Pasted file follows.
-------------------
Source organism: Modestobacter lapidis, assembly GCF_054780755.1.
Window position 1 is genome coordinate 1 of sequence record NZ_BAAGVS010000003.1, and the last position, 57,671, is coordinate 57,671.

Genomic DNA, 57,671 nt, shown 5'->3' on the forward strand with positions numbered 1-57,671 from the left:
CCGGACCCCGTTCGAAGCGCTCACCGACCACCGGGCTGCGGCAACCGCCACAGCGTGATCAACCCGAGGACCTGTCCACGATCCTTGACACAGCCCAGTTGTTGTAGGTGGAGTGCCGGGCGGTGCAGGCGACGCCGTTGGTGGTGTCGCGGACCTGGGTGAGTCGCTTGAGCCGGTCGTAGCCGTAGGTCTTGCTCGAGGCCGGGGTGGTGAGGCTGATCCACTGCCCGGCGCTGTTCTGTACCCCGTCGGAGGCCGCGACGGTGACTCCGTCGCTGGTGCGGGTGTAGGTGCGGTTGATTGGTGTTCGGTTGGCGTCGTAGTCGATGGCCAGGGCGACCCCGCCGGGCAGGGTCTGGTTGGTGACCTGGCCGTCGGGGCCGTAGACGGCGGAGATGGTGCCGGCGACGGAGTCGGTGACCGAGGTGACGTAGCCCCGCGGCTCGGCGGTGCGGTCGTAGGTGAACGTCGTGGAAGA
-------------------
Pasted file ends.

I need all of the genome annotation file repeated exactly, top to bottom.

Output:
Source organism: Modestobacter lapidis, assembly GCF_054780755.1.
Window position 1 is genome coordinate 1 of sequence record NZ_BAAGVS010000003.1, and the last position, 57,671, is coordinate 57,671.

Genomic DNA, 57,671 nt, shown 5'->3' on the forward strand with positions numbered 1-57,671 from the left:
CCGGACCCCGTTCGAAGCGCTCACCGACCACCGGGCTGCGGCAACCGCCACAGCGTGATCAACCCGAGGACCTGTCCACGATCCTTGACACAGCCCAGTTGTTGTAGGTGGAGTGCCGGGCGGTGCAGGCGACGCCGTTGGTGGTGTCGCGGACCTGGGTGAGTCGCTTGAGCCGGTCGTAGCCGTAGGTCTTGCTCGAGGCCGGGGTGGTGAGGCTGATCCACTGCCCGGCGCTGTTCTGTACCCCGTCGGAGGCCGCGACGGTGACTCCGTCGCTGGTGCGGGTGTAGGTGCGGTTGATTGGTGTTCGGTTGGCGTCGTAGTCGATGGCCAGGGCGACCCCGCCGGGCAGGGTCTGGTTGGTGACCTGGCCGTCGGGGCCGTAGACGGCGGAGATGGTGCCGGCGACGGAGTCGGTGACCGAGGTGACGTAGCCCCGCGGCTCGGCGGTGCGGTCGTAGGTGAACGTCGTGGAAGA